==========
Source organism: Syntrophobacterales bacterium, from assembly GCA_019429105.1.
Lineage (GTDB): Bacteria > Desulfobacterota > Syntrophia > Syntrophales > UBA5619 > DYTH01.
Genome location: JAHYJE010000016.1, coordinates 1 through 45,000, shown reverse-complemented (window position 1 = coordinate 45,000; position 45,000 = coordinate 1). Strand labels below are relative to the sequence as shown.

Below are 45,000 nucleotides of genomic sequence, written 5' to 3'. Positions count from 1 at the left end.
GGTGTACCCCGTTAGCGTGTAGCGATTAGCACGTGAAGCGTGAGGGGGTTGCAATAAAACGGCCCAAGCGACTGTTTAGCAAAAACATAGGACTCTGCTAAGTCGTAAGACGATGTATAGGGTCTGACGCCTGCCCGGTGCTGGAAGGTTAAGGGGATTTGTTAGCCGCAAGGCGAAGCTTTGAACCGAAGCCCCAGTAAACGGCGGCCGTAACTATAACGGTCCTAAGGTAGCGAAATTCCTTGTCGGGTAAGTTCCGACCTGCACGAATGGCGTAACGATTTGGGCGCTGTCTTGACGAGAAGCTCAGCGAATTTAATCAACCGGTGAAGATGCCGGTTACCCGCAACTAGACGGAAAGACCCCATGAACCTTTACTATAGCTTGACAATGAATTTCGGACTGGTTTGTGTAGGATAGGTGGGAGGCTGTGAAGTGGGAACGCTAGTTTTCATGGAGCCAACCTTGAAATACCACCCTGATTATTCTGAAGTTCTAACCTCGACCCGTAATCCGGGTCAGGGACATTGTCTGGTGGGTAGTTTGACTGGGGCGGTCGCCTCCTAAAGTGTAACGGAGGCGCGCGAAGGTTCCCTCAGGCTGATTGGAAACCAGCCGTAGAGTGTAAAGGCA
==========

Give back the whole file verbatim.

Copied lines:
Source organism: Syntrophobacterales bacterium, from assembly GCA_019429105.1.
Lineage (GTDB): Bacteria > Desulfobacterota > Syntrophia > Syntrophales > UBA5619 > DYTH01.
Genome location: JAHYJE010000016.1, coordinates 1 through 45,000, shown reverse-complemented (window position 1 = coordinate 45,000; position 45,000 = coordinate 1). Strand labels below are relative to the sequence as shown.

Below are 45,000 nucleotides of genomic sequence, written 5' to 3'. Positions count from 1 at the left end.
GGTGTACCCCGTTAGCGTGTAGCGATTAGCACGTGAAGCGTGAGGGGGTTGCAATAAAACGGCCCAAGCGACTGTTTAGCAAAAACATAGGACTCTGCTAAGTCGTAAGACGATGTATAGGGTCTGACGCCTGCCCGGTGCTGGAAGGTTAAGGGGATTTGTTAGCCGCAAGGCGAAGCTTTGAACCGAAGCCCCAGTAAACGGCGGCCGTAACTATAACGGTCCTAAGGTAGCGAAATTCCTTGTCGGGTAAGTTCCGACCTGCACGAATGGCGTAACGATTTGGGCGCTGTCTTGACGAGAAGCTCAGCGAATTTAATCAACCGGTGAAGATGCCGGTTACCCGCAACTAGACGGAAAGACCCCATGAACCTTTACTATAGCTTGACAATGAATTTCGGACTGGTTTGTGTAGGATAGGTGGGAGGCTGTGAAGTGGGAACGCTAGTTTTCATGGAGCCAACCTTGAAATACCACCCTGATTATTCTGAAGTTCTAACCTCGACCCGTAATCCGGGTCAGGGACATTGTCTGGTGGGTAGTTTGACTGGGGCGGTCGCCTCCTAAAGTGTAACGGAGGCGCGCGAAGGTTCCCTCAGGCTGATTGGAAACCAGCCGTAGAGTGTAAAGGCA